Meanwhile, my 6 year old son asks me why they're putting up an American flag... and I had to try to explain the completely irrational yet real connection for many people between natural disaster and patriotism.
 
I don't think that alot of you realize what exactly rebuilding will involve. Almost every single building in the affected area will have to either be demolished or completely stripped to the frame and rebuilt. By the time that the rebuilding process can begin, with the floods and exposure due to roof and window failure, so much mold and rot will be in place that this will be the only possible solution. The entire flooded area will have to be cleaned up for hazardous waste, chemicals, petrolium products, and human and animal remains. Multiple cities infrastructures will have to be completely rebuilt, including power, sewer, water, and road and highway systems. Then, all of the business that will have gone bankrupt during the rebuilding time will have to be replaced. The cities main source of revenue, tourism, is gone for an undeterminable period of time. And this is just a few of the problems facing the rebuilding effort. And before any of this can begin, you have to stop the water from coming in, and get it all pumped back out.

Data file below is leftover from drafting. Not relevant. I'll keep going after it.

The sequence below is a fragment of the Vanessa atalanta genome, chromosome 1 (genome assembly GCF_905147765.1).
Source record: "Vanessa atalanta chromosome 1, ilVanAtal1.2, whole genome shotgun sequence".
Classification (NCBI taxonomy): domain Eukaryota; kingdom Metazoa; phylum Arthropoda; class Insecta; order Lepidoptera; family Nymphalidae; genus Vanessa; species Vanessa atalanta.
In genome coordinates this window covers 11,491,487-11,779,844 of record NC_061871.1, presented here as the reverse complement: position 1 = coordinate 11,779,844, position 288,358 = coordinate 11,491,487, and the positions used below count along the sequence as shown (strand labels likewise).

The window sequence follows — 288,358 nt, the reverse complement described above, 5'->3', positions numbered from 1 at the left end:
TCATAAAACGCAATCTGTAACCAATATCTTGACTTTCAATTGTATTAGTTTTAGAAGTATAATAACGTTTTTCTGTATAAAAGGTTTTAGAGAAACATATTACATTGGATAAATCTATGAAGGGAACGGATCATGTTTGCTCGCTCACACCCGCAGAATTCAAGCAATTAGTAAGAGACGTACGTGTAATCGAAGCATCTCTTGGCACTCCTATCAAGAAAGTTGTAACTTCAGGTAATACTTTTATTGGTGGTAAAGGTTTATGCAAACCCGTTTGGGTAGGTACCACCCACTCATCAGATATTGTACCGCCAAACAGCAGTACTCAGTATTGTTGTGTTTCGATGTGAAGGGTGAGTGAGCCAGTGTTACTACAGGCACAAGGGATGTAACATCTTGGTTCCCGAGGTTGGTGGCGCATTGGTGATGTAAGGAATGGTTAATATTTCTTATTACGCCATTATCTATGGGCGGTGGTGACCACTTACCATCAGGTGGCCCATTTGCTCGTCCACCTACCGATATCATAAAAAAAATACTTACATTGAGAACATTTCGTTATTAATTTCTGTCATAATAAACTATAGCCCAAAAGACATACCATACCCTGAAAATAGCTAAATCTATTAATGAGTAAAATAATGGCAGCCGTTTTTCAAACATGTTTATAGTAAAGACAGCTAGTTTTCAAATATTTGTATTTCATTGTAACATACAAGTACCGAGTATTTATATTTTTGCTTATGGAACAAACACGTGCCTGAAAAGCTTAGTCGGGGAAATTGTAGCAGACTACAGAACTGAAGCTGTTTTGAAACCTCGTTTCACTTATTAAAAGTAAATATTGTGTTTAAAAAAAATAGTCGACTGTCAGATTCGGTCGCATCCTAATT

All of this...just to have another hurricane come through the year after the rebuilding is finished.

Move the city to the Northshore. Best plan of action.